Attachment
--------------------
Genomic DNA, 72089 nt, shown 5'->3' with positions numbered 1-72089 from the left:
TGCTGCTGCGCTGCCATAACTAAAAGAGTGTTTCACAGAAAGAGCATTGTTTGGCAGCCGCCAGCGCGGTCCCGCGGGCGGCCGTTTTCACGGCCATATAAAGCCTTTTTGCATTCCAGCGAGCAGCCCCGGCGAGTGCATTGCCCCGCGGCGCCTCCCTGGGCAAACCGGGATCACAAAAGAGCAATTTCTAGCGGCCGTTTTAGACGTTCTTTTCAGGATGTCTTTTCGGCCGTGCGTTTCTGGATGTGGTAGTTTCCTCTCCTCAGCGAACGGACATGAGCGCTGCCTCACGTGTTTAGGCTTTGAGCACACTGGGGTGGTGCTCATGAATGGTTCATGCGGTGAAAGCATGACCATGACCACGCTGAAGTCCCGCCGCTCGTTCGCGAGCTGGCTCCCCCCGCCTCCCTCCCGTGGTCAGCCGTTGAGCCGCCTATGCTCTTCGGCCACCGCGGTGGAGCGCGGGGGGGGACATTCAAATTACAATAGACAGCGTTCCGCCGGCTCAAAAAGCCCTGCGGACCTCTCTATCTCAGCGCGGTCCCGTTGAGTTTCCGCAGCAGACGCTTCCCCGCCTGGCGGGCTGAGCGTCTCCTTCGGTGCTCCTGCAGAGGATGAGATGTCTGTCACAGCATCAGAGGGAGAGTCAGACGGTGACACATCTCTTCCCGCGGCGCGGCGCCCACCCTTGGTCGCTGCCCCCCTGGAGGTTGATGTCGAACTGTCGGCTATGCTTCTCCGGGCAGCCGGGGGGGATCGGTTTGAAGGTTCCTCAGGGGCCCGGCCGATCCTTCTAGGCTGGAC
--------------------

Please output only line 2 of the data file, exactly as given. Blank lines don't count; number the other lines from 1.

TGCTGCTGCGCTGCCATAACTAAAAGAGTGTTTCACAGAAAGAGCATTGTTTGGCAGCCGCCAGCGCGGTCCCGCGGGCGGCCGTTTTCACGGCCATATAAAGCCTTTTTGCATTCCAGCGAGCAGCCCCGGCGAGTGCATTGCCCCGCGGCGCCTCCCTGGGCAAACCGGGATCACAAAAGAGCAATTTCTAGCGGCCGTTTTAGACGTTCTTTTCAGGATGTCTTTTCGGCCGTGCGTTTCTGGATGTGGTAGTTTCCTCTCCTCAGCGAACGGACATGAGCGCTGCCTCACGTGTTTAGGCTTTGAGCACACTGGGGTGGTGCTCATGAATGGTTCATGCGGTGAAAGCATGACCATGACCACGCTGAAGTCCCGCCGCTCGTTCGCGAGCTGGCTCCCCCCGCCTCCCTCCCGTGGTCAGCCGTTGAGCCGCCTATGCTCTTCGGCCACCGCGGTGGAGCGCGGGGGGGGACATTCAAATTACAATAGACAGCGTTCCGCCGGCTCAAAAAGCCCTGCGGACCTCTCTATCTCAGCGCGGTCCCGTTGAGTTTCCGCAGCAGACGCTTCCCCGCCTGGCGGGCTGAGCGTCTCCTTCGGTGCTCCTGCAGAGGATGAGATGTCTGTCACAGCATCAGAGGGAGAGTCAGACGGTGACACATCTCTTCCCGCGGCGCGGCGCCCACCCTTGGTCGCTGCCCCCCTGGAGGTTGATGTCGAACTGTCGGCTATGCTTCTCCGGGCAGCCGGGGGGGATCGGTTTGAAGGTTCCTCAGGGGCCCGGCCGATCCTTCTAGGCTGGAC